Two weeks ago, I explained how to “roll your own” typographical spaces (thin spaces, hair spaces, and so on) in Microsoft Word. Last week I explained how to use typographical spaces with Unicode. But if you don’t want to make typographical spaces by hand and your version of Word doesn’t support Unicode, you might want to try SpaceCadet, our new add-in program that makes it easy to use typographical spaces in Microsoft Word. I’m giving it away! Subscribers to Editorium Update will be the first to have it, but please feel free to share it with friends and colleagues who might find it useful.

To download SpaceCadet for Word 97, 98, 2000, 2001, or 2002, click here:

To download SpaceCadet for Word 6 or 7 (95), click here:

The program will work on PC and Macintosh.

Once you’ve downloaded and unzipped (or unstuffed) the proper version of the program, you’ll see the documentation, which is named SpaceCadet.doc. (Open it in Word to read it.) You’ll also see the SpaceCadet program template, which is named (If you need software to unzip or unstuff the program, you can download it from or To use the template (, follow this procedure:

1. Open it in Microsoft Word by clicking File > Open. Don’t just double-click the template to open it. If you do, you’ll run into problems later.

2. Double-click the large button that says “Double-Click here to Install.”

3. Follow the prompts on your screen.

After the program is installed, display the SpaceCadet toolbar by clicking View > Toolbars > SpaceCadet. Then click a toolbar button to insert the kind of space you need. Or, press CTRL + SPACEBAR and then the character that is underlined on one of the buttons. For example, pressing 3 would create a 3-to-em space. M means em space, N means en space, T means thin space, and H means hair space. For more information, see the program documentation or the January 24, 2002, issue of Editorium Update:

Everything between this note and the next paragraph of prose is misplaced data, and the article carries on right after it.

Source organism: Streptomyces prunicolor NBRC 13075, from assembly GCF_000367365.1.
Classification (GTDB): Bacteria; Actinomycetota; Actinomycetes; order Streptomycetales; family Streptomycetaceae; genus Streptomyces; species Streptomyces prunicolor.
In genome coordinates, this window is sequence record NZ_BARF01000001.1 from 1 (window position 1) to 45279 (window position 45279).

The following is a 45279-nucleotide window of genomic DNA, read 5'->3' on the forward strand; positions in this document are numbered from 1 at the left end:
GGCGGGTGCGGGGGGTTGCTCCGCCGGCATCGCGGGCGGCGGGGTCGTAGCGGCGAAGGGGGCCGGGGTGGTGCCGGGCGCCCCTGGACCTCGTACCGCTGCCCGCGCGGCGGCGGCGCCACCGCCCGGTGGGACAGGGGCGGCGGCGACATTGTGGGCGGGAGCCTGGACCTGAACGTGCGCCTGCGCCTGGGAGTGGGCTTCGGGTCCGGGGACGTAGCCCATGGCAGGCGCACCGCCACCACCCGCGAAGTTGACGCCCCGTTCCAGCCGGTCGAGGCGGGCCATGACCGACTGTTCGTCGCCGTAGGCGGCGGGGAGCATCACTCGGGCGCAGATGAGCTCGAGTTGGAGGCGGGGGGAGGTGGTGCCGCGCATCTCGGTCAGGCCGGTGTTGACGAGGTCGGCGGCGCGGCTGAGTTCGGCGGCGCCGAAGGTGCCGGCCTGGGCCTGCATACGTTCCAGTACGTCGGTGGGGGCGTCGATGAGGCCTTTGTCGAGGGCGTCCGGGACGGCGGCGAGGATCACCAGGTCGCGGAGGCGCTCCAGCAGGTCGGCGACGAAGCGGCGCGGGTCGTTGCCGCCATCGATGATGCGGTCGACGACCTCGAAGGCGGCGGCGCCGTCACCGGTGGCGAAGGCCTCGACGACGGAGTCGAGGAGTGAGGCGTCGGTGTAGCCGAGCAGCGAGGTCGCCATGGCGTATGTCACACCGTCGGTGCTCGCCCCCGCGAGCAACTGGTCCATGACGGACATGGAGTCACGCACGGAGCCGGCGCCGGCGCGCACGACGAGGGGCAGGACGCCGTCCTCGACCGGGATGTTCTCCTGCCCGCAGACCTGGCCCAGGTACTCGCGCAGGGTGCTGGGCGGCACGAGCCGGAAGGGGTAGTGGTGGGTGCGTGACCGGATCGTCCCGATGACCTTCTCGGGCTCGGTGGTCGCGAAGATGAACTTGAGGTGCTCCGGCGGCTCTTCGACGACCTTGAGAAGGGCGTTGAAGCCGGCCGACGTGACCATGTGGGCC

Please note, however, that if you *can* use Unicode, that’s the better way to go. You can learn more about Unicode here:




Leonard Will ( wrote:

“It might just be worth while adding the warning that you should not insert any additional spaces of any kind into character strings that might be used as URLs to access Internet resources. People may use these as active links or cut and paste them into an address bar. If the spaces are very small or invisible this might lead to irritating errors that are hard to track down.

“I presume, though, that your main concern is the appearance of text printed on paper, when additional spacing may make it look better, as long as people don’t realise that there is a space there!”

Right! Thanks to Leonard for this important tip.



If you haven’t yet seen Jean Hollis Weber’s book on electronic editing, you owe it to yourself to take a look:

This 248-page book is titled Electronic Editing, with a subtitle of Editing in the Computer Age. Published by WeberWoman’s Wrevenge, the book (ISBN 0-646-38037-0) is available for Adobe Acrobat Reader (PDF). The author describes it as “a quick start guide for editing students, experienced editors making the switch from paper to online, and anyone who needs to write or edit electronically.”

A broad but detailed overview of electronic editing, this beautifully formatted book makes a nice complement to our book Total Word Domination (which gives a more in-depth look at various Word features–usually different from those in Electronic Editing). I’d recommend that you get them both. Jean Weber’s book explains how to:

* Define your role as an electronic editor

* Work online

* Work remotely

* Edit using Microsoft Word, Lotus Word Pro, FrameMaker, and Adobe Acrobat

* Manage e-mail when traveling

* Back up data and programs

You can see a complete (and very tempting) contents listing here:

If you like the book, be sure to pay Jean for her efforts. The Web site explains the procedure:

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